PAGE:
“We’ll do a quick check to see whether they need a permit, we’ll ring because we know the Arborists at all the councils that we work in. We give them a quick ring make sure they do need a permit. Then from there we just send them a link to apply for the permit online.”

Planning Permits & Overlays

Trees that are protected through planning permits or overlays require a Tree Works permit for any tree works to be carried out. These protections and overlays can be found here.

There are numerous protections and overlays that protect against the removal or pruning of trees, they include:

  • Heritage Overlays
  • Significant Landscape Overlays
  • Native vegetation
  • Environmental Significance Overlays
  • Erosion Management Overlays

With so many different planning controls, overlays and protections, it can be a confusing process simply determining whether or not you need a permit. While some tree services are willing to carry out works without the proper permits, Jayden says that this can lead to serious problems for all parties involved:

“They can definitely get fined, pretty much every time. So whether it’s the person removing the tree or it’s your property, they’re both both liable for the damages to the tree.”

An application for a Tree Works permit costs $120 and the requirements for those applications can be found here.

We strongly recommend anyone unsure about this process to contact their closest Jim’s Trees for expert local advice.

Common trees

The City of Moreland is home to almost 400 different species of street trees, divided into:

  1. Natives (69%)
  2. Exotics (26%)
  3. Indigenous (5%)

While 21% of Moreland’s street trees are Eucalypts, only 6% of all public trees are greater than 10 metres in height, the cause of the region’s scarce canopy cover. Some of the common trees to find in the Moreland City Council are:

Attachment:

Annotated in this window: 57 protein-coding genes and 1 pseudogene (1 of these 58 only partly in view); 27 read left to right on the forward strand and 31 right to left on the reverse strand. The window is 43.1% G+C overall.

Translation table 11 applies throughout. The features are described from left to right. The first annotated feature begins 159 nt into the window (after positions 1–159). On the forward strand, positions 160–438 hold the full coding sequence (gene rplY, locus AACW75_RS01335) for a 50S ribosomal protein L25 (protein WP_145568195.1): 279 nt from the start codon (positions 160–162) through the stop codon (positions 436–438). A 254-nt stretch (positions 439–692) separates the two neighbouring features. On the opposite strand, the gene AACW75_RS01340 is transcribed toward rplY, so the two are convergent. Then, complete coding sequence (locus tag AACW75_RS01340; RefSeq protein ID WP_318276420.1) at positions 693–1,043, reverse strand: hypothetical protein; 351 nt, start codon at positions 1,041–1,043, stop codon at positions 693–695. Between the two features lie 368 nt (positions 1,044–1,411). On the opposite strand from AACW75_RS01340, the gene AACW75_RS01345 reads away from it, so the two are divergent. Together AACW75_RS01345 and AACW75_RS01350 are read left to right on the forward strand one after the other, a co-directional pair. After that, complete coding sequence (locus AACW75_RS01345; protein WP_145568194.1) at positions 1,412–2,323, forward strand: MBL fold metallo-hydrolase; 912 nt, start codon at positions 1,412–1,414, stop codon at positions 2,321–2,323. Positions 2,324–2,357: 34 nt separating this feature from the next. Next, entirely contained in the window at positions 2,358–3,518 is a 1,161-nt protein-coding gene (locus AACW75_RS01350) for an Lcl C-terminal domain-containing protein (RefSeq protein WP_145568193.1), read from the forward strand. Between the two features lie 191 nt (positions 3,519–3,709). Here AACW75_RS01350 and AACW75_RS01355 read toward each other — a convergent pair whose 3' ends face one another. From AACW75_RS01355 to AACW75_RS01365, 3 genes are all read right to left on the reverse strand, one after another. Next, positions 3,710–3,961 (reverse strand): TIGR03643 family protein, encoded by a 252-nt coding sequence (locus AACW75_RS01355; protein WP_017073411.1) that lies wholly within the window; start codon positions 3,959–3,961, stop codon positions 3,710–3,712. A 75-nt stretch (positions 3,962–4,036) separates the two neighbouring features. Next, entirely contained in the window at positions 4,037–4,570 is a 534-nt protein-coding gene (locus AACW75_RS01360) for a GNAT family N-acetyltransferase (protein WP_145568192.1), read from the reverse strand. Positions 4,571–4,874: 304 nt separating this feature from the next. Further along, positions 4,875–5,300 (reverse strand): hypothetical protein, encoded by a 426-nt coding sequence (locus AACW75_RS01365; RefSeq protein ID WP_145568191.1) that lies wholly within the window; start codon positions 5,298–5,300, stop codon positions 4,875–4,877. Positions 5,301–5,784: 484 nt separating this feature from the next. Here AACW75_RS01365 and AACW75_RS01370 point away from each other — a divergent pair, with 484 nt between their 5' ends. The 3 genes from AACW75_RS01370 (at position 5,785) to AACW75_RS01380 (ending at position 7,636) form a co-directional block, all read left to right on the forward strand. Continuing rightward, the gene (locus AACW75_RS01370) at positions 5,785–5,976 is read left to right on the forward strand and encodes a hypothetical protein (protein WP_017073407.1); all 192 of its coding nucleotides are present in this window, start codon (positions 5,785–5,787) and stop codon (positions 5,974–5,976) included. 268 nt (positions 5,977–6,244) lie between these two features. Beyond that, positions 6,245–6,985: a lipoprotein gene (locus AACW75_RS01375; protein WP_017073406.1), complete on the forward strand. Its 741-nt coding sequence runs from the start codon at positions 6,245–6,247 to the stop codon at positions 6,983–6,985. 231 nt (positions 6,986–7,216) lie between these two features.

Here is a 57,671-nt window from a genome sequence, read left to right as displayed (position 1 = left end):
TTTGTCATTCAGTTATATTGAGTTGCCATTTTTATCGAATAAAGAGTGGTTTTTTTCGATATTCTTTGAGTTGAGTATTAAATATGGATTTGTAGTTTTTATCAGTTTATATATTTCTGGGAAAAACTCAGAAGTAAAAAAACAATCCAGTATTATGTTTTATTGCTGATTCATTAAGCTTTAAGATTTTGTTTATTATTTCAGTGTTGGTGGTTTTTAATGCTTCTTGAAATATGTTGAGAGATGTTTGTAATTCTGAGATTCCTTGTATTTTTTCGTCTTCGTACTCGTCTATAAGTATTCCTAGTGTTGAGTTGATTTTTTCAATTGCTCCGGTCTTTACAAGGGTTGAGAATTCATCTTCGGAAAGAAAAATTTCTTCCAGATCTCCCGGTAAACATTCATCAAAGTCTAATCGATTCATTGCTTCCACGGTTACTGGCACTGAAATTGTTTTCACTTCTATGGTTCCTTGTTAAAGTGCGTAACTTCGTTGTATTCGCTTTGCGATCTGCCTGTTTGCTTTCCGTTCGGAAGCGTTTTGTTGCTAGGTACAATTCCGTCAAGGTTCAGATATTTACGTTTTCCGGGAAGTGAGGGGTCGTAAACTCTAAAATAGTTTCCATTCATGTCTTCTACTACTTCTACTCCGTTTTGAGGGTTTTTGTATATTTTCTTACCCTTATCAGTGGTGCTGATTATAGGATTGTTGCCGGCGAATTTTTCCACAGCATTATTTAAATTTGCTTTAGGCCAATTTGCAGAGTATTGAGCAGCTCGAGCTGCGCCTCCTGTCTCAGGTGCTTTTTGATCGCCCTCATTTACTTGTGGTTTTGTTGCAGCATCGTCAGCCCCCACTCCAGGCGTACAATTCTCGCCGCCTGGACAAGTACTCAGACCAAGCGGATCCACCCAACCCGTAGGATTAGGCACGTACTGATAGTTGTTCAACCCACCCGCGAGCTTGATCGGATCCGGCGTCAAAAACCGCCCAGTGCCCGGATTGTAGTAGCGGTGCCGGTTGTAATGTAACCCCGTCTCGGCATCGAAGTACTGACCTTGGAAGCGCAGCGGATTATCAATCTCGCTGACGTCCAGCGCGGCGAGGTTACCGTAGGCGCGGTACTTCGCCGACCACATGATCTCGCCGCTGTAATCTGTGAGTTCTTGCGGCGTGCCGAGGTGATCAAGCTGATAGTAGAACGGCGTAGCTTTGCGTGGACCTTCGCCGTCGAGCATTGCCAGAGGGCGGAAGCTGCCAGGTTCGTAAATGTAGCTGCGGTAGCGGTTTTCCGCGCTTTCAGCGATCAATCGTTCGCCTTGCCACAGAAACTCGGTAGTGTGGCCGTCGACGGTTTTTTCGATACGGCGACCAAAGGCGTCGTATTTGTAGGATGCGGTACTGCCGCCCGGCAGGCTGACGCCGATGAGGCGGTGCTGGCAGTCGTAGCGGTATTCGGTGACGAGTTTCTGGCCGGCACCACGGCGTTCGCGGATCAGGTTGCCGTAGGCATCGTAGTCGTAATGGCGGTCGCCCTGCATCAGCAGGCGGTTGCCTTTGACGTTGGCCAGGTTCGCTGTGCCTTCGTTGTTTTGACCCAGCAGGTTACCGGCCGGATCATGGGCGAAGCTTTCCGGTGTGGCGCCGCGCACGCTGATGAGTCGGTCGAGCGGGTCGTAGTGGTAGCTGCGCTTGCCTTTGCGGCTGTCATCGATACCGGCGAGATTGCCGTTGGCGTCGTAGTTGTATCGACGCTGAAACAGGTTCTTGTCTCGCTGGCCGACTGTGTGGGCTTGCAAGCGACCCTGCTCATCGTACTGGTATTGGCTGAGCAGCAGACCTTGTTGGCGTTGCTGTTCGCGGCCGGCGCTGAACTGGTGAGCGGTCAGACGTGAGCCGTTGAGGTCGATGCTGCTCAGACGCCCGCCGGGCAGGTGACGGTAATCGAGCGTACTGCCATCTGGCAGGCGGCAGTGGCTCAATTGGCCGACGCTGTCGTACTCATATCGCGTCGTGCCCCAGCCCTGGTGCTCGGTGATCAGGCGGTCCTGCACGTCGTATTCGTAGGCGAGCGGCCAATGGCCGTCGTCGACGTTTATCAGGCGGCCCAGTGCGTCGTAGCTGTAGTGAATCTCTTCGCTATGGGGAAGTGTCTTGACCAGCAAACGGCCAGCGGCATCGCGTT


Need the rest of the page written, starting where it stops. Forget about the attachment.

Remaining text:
• Norfolk Island Pine (Araucaria heterophylla)
  • Hoop Pine (Araucaria cunninghamii)
  • Prickly Paperbark (Melaleuca styphelioides)
  • Broad Leaved Paperbark (Melaleuca quinquenervia)
  • Snow in Summer (Melaleuca linariifolia)
  • Red Box (Eucalyptus polyanthemos subsp. Vestita)
  • Brittle Gum (Eucalyptus mannifera)
  • River Sheoak (Casuarina cunninghamiana)
  • Willow Myrtle (Agonis flexuosa)
  • Weeping Lilly Pilly (Waterhousea floribunda)

Arborist Insights

Although Moreland’s tree population is lower than many surrounding areas, our local Arborist Jayden shares the community’s love for them:

“The trees that they do have they cherish…they don’t have many, it’s not very leafy but the trees that they do have are nice trees. They want to keep them and I want to keep them.”

The Moreland Council and community have set their goal on preserving and expanding the region’s urban forest, Jayden and his crew believe in this mission:

“We don’t tend to take down a lot of trees. We do a lot of maintenance on trees especially the big stuff; pruning, taking the leaves off houses, pruning big hedges that sort of thing. We’re not all about just cutting down trees and making bank off that, we’re about preserving trees and removing the dangerous ones.”

Expert Eye: What to Look For

When it comes to assessing the health and potential danger of a tree, there are a lot of things to look out for: